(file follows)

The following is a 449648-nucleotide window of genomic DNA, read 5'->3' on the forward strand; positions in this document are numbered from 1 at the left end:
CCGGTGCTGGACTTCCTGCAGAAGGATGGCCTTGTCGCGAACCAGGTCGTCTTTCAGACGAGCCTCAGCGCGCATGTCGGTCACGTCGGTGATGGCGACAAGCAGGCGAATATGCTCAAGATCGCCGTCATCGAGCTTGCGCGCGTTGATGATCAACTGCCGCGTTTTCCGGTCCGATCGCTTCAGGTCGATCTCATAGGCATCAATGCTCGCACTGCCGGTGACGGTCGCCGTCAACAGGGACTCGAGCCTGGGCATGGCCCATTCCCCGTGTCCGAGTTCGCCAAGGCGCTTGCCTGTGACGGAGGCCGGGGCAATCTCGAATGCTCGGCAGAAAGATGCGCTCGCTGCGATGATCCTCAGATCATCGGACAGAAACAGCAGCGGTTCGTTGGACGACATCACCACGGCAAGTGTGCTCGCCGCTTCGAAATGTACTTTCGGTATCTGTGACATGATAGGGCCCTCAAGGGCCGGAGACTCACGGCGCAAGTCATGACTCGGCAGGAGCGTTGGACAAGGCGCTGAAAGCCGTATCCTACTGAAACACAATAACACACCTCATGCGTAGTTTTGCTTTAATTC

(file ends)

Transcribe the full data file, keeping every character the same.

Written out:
The following is a 449648-nucleotide window of genomic DNA, read 5'->3' on the forward strand; positions in this document are numbered from 1 at the left end:
CCGGTGCTGGACTTCCTGCAGAAGGATGGCCTTGTCGCGAACCAGGTCGTCTTTCAGACGAGCCTCAGCGCGCATGTCGGTCACGTCGGTGATGGCGACAAGCAGGCGAATATGCTCAAGATCGCCGTCATCGAGCTTGCGCGCGTTGATGATCAACTGCCGCGTTTTCCGGTCCGATCGCTTCAGGTCGATCTCATAGGCATCAATGCTCGCACTGCCGGTGACGGTCGCCGTCAACAGGGACTCGAGCCTGGGCATGGCCCATTCCCCGTGTCCGAGTTCGCCAAGGCGCTTGCCTGTGACGGAGGCCGGGGCAATCTCGAATGCTCGGCAGAAAGATGCGCTCGCTGCGATGATCCTCAGATCATCGGACAGAAACAGCAGCGGTTCGTTGGACGACATCACCACGGCAAGTGTGCTCGCCGCTTCGAAATGTACTTTCGGTATCTGTGACATGATAGGGCCCTCAAGGGCCGGAGACTCACGGCGCAAGTCATGACTCGGCAGGAGCGTTGGACAAGGCGCTGAAAGCCGTATCCTACTGAAACACAATAACACACCTCATGCGTAGTTTTGCTTTAATTC